En Español

Q. Who is Mr. Smarty Plants?

A: There are those who suspect Wildflower Center volunteers are the culpable and capable culprits. Yet, others think staff members play some, albeit small, role. You can torture us with your plant questions, but we will never reveal the Green Guru's secret identity.

Help us grow by giving to the Plant Database Fund or by becoming a member

Did you know you can access the Native Plant Information Network with your web-enabled smartphone?

Share

Ask Mr. Smarty Plants

Ask Mr. Smarty Plants is a free service provided by the staff and volunteers at the Lady Bird Johnson Wildflower Center.

Search Smarty Plants
    
 
See a list of all Smarty Plants questions

Please forgive us, but Mr. Smarty Plants has been overwhelmed by a flood of mail and must take a break for awhile to catch up. We hope to be accepting new questions again soon. Thank you!

Need help with plant identification, visit the plant identification page.

 
rate this answer
1 rating

Friday - August 06, 2010

From: Mission, TX
Region: Southwest
Topic: Non-Natives, Diseases and Disorders, Shrubs
Title: Need some help with a Plumbago plant in Mission, TX.
Answered by: Jimmy Mills

QUESTION:

Hello..I live in south South Texas and have a plumbago. It gets about 4 to 5 hours of direct sun and lately some of the branches and leaves turn bright green almost yellow. Am I over watering or is this common the first year of the plant. I figure it might just be in shock considering I transplanted it seven months ago. Can you tell me what I might be doing wrong or need to do?

ANSWER:

It sounds like your Plumbago plant is suffering chlorosis which is a yellowing of leaf tissue due to a lack of chlorophyll. Possible causes of chlorosis include poor drainage, damaged roots, compacted roots, high alkalinity, and nutrient deficiencies in the plant. Nutrient deficiencies may occur because there is an insufficient amount of a particular nutrient in the soil or because the nutrients are unavailable due to a high pH (alkaline soil). Overwatering can contribute to the problem.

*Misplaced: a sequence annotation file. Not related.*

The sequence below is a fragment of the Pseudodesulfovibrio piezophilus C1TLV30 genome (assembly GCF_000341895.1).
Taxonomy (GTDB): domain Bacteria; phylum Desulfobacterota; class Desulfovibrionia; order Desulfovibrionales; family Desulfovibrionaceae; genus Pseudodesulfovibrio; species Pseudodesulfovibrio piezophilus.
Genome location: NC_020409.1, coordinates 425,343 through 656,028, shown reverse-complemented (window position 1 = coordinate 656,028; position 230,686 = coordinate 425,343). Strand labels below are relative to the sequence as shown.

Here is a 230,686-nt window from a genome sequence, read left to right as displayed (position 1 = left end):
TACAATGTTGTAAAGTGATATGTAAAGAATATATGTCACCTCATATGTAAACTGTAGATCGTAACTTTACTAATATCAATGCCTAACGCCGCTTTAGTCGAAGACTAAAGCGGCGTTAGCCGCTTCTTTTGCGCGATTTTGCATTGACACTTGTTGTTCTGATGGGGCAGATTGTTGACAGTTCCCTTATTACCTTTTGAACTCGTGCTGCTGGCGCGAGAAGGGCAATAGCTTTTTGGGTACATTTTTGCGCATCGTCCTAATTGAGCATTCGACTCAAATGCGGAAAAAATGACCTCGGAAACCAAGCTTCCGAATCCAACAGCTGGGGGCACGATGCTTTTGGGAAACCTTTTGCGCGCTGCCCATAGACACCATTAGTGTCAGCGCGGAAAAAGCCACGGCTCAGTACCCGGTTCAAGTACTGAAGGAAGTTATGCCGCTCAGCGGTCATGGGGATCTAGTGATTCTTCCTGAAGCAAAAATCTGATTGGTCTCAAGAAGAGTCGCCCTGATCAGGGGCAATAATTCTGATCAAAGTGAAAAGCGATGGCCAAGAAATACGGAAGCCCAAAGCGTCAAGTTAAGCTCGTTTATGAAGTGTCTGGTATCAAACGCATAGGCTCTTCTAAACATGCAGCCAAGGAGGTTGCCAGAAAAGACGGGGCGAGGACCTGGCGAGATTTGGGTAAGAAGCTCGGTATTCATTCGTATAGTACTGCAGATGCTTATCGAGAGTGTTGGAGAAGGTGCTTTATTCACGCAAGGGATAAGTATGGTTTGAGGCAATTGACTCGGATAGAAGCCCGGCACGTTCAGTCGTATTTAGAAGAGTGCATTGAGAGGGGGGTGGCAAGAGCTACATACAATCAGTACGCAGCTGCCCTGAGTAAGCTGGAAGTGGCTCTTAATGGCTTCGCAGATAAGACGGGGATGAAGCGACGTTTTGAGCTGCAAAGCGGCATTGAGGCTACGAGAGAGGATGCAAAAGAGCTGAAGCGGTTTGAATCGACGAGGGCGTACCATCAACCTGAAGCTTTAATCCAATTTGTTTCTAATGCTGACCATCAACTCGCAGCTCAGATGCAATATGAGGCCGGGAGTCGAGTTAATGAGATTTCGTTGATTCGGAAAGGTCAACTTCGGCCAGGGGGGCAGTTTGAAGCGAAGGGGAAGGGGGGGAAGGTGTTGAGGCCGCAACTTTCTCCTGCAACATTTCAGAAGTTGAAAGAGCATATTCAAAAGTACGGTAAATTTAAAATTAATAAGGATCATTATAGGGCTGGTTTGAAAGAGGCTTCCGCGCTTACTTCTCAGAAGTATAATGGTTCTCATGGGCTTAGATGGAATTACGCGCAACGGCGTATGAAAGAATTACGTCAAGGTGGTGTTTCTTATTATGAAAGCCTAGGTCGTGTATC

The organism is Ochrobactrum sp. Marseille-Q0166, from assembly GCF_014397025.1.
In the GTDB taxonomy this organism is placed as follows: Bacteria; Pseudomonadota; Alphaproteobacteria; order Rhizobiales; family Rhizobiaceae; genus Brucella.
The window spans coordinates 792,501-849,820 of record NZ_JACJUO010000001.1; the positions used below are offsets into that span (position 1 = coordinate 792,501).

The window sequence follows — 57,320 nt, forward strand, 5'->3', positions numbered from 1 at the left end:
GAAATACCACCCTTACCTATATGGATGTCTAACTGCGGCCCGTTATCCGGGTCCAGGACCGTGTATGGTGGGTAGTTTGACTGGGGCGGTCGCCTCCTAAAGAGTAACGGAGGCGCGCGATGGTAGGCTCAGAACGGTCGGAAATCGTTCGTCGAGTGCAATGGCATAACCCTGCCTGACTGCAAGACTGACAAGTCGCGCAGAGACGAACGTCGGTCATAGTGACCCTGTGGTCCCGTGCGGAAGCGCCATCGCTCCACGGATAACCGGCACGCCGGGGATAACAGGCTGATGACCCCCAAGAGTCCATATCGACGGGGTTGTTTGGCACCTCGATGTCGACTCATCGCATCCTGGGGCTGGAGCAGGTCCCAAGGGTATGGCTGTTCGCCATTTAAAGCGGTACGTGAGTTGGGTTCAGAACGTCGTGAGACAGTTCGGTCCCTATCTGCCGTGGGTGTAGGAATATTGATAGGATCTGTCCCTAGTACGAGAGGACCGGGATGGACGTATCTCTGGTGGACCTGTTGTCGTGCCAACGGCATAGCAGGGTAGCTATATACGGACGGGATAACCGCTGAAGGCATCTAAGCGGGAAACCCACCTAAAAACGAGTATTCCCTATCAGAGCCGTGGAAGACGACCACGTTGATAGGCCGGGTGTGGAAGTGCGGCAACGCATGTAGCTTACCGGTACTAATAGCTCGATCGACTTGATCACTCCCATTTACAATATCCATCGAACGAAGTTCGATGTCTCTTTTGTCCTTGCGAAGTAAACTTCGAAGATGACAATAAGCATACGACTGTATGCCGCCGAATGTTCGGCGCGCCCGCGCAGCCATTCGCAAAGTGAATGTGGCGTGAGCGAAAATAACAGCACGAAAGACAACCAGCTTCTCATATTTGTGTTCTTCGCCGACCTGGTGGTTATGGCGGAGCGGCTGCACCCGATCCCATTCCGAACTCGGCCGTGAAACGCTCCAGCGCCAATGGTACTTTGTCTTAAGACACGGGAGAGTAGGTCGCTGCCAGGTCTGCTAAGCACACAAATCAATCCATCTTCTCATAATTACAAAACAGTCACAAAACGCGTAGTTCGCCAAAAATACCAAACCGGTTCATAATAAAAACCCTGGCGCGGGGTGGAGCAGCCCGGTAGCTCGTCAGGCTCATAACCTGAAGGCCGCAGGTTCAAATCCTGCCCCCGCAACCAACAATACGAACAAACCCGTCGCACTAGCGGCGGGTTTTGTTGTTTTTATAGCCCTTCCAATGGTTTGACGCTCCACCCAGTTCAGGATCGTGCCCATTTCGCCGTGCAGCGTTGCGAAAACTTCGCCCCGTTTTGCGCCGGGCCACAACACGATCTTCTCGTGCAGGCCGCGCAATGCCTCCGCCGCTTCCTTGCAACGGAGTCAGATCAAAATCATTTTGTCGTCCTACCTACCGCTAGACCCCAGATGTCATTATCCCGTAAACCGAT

This link from University of Illinois Extension  contains an informative discussion of the problem of chlorosis in plants. Click here for a news paper column from the St. Petersburg Times discussing the treament of chlorosis specifically in Plumbago. 

For a source of help closer to home, contact the folks at the AgriLife Extension office in Hidalgo County.

 

More Shrubs Questions

Shrubs meeting homeowners assoc. requirements in Charlotte NC
May 11, 2009 - Dear Mr. Smarty Plants, I am doing my darndest to establish a bird and bee friendly patch of earth here in Charlotte, NC, but I'm having a terrible time finding a shrub that matches my homeowners...
view the full question and answer

How to care for blueberries in Oregon
July 11, 2008 - New to oregon and to blueberry bushes - can you tell me the proper way to care for them - location-sandy, Oregon and unsure of which type of blueberry they are thank you
view the full question and answer

Non-native Philadelphus Innocence mock orange from Paris TX
June 20, 2012 - What is the best place in the garden to grow Philadelphus Innocence mock orange in Paris, Tx? Also, how long after transplanting do flowers occur? Any tips appreciated
view the full question and answer

Native plants for gravesite in North Central Massachusetts
May 18, 2008 - I live in North Central Mass. Would like to plant something on my parents gravesite that would not be invasive or require a lot of care. Any suggestions? I just took 2 shrubs out that had become way...
view the full question and answer

Shrubs growing in riparian areas of Hudson River, NY
August 04, 2009 - What are the five most common native shrubs that grow in riparian areas in Hudson Valley? Interested especially in plants that grow near/along the Hudson River (as opposed to inland woodland freshwate...
view the full question and answer

Support the Wildflower Center by Donating Online or Becoming a Member today.
E-NEWSLETTER | BECOME A MEMBER | DONATE NOW | MEDIA | JOBS | SITEMAP | STAFF INTRANET
© 2016 Lady Bird Johnson Wildflower Center